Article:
I tend to think that the U.S. has a lock on the provincial, puritanical thinking that forbids so many odd features of everyday life, often anything to do with sex, while at the same time allowing violence with nary a sideways glance. I’ve never understood that, but maybe that’s just me. Anyway, apparently Sweden is similarly off the deep end on sex, something I would never have expected. A Danish brewer, Amager Bryghus, created a series of seven beers based on the seven deadly sins, with a different beer, and label, for each. They call them the Sinners Series.
Take a look at the seven labels below and see if you can guess which one Sweden decided had to be censored?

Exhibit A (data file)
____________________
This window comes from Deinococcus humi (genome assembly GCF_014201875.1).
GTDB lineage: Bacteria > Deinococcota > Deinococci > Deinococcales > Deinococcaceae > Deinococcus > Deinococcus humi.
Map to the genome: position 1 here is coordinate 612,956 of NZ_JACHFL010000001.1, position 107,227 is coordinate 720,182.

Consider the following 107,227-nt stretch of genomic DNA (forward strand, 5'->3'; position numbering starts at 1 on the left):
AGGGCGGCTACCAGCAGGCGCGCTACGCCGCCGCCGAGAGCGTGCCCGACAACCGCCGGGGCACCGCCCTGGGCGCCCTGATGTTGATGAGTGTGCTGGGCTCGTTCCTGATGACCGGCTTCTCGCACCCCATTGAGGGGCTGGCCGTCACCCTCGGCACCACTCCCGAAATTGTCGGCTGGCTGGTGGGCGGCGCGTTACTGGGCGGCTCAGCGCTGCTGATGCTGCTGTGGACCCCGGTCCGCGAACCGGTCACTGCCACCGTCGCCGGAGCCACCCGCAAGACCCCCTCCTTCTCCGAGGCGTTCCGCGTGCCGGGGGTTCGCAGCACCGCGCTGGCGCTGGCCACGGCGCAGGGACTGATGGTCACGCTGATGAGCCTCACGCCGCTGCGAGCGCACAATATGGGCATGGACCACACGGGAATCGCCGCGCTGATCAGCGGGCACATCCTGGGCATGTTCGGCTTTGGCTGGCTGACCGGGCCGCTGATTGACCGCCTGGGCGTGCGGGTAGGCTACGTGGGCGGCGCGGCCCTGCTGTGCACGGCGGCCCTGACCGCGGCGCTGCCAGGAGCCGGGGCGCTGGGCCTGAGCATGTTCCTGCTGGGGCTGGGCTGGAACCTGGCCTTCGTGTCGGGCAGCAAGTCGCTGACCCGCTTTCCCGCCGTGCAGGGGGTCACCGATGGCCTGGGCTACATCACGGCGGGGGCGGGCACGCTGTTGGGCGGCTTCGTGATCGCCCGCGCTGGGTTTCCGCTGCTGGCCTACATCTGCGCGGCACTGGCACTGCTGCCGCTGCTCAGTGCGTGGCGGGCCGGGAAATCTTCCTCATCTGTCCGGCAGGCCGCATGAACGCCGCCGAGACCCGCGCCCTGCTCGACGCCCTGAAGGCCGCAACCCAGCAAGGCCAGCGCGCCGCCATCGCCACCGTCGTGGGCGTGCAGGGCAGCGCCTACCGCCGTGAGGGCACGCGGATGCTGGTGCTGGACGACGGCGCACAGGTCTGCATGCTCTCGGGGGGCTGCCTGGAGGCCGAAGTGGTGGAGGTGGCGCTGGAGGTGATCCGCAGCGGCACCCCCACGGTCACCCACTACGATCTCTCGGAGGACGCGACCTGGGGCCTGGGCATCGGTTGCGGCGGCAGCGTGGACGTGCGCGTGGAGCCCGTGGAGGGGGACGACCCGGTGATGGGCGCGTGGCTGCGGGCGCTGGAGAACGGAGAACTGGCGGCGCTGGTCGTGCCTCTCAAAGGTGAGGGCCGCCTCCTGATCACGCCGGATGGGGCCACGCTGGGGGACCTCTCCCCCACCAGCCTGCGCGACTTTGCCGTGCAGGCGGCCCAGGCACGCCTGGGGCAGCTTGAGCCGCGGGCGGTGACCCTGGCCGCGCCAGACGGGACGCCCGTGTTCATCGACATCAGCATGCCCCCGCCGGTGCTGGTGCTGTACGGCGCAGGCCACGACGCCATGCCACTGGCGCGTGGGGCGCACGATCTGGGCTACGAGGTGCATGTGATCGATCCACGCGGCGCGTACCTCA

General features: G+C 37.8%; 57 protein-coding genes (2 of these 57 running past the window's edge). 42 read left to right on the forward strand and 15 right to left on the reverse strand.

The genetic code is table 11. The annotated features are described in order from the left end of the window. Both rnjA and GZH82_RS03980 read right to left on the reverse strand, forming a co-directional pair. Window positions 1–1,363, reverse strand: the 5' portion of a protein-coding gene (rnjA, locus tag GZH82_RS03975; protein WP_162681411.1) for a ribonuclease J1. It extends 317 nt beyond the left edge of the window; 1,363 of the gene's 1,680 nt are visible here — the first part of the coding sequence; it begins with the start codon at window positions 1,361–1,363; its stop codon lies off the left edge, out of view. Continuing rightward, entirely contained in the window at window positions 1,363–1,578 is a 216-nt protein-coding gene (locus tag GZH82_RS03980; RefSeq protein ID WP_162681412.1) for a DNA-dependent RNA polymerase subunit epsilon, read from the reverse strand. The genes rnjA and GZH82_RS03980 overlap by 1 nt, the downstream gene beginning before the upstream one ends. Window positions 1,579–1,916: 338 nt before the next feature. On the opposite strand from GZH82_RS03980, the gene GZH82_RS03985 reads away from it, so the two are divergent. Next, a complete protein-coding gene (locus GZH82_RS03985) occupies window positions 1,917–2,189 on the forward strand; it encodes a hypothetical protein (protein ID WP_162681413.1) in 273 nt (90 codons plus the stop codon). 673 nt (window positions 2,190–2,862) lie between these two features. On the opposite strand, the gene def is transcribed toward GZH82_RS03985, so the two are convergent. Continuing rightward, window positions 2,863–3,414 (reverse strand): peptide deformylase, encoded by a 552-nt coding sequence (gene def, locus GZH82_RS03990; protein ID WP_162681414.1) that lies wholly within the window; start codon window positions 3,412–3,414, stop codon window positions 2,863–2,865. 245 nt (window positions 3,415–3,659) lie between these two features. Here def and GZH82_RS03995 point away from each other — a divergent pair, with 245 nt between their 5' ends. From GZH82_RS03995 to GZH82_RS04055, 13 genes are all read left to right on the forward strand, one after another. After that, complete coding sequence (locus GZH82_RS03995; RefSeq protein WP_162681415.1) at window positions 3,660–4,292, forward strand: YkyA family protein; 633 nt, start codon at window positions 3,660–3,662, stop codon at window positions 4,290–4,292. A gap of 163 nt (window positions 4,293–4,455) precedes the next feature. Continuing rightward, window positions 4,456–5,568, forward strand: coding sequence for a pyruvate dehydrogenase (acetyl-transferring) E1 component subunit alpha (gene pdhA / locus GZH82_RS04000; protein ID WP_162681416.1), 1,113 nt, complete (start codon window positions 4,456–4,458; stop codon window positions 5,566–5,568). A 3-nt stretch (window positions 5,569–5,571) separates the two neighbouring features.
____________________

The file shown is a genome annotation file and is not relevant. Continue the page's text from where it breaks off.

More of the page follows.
If you answered Lust, you’re correct. Here’s what the label looks like outside of Sweden.
And here’s what it looks like inside Sweden.
According to The Local, an English-language news website covering Sweden, the problem was that “Danish beer bottles ‘too sexy’ for Sweden.” Like some U.S. states and Canadian provinces, Sweden has government-run liquor stores, and they make the decisions as to what’s acceptable.
Sweden’s state-run liquor retailer has decided that the picture on the Lust bottle, which contains a sweet Belgian ale with a 9.2 percent alcohol content, doesn’t abide by Sweden’s alcohol etiquette.
“We can’t accept the label, it’s against Sweden’s alcohol laws,” Systembolaget spokesman Lennart Agén told The Local.
“It’s quite a sexual label.”
As a result, Systembolaget has told the brewers to remove or edit the picture if the beer is to be sold in Sweden. The brewers responded by simply blacking out the entire label so neither the woman nor the bath is visible at all.
But it wasn’t an easy process, according to the brewers.